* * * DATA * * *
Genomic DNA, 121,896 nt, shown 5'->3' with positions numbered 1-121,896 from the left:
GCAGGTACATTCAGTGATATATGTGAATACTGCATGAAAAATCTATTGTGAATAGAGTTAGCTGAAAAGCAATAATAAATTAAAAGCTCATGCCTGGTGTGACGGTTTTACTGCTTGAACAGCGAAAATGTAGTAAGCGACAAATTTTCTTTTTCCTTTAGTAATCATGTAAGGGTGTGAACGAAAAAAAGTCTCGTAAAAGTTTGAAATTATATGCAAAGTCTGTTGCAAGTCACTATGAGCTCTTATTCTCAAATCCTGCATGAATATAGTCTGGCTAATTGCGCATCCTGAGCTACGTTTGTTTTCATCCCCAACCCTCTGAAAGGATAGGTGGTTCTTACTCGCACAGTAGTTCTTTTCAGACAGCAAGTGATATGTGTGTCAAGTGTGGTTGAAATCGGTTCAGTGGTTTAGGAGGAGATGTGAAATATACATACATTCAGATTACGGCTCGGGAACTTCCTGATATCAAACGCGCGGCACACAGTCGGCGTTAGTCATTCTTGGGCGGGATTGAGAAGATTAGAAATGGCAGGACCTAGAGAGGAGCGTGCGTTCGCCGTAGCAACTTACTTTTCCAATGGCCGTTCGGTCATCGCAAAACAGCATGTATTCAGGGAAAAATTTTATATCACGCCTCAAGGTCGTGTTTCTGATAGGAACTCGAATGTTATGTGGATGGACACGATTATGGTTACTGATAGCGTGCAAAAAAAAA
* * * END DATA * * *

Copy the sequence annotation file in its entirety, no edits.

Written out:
Genomic DNA, 121,896 nt, shown 5'->3' with positions numbered 1-121,896 from the left:
GCAGGTACATTCAGTGATATATGTGAATACTGCATGAAAAATCTATTGTGAATAGAGTTAGCTGAAAAGCAATAATAAATTAAAAGCTCATGCCTGGTGTGACGGTTTTACTGCTTGAACAGCGAAAATGTAGTAAGCGACAAATTTTCTTTTTCCTTTAGTAATCATGTAAGGGTGTGAACGAAAAAAAGTCTCGTAAAAGTTTGAAATTATATGCAAAGTCTGTTGCAAGTCACTATGAGCTCTTATTCTCAAATCCTGCATGAATATAGTCTGGCTAATTGCGCATCCTGAGCTACGTTTGTTTTCATCCCCAACCCTCTGAAAGGATAGGTGGTTCTTACTCGCACAGTAGTTCTTTTCAGACAGCAAGTGATATGTGTGTCAAGTGTGGTTGAAATCGGTTCAGTGGTTTAGGAGGAGATGTGAAATATACATACATTCAGATTACGGCTCGGGAACTTCCTGATATCAAACGCGCGGCACACAGTCGGCGTTAGTCATTCTTGGGCGGGATTGAGAAGATTAGAAATGGCAGGACCTAGAGAGGAGCGTGCGTTCGCCGTAGCAACTTACTTTTCCAATGGCCGTTCGGTCATCGCAAAACAGCATGTATTCAGGGAAAAATTTTATATCACGCCTCAAGGTCGTGTTTCTGATAGGAACTCGAATGTTATGTGGATGGACACGATTATGGTTACTGATAGCGTGCAAAAAAAAA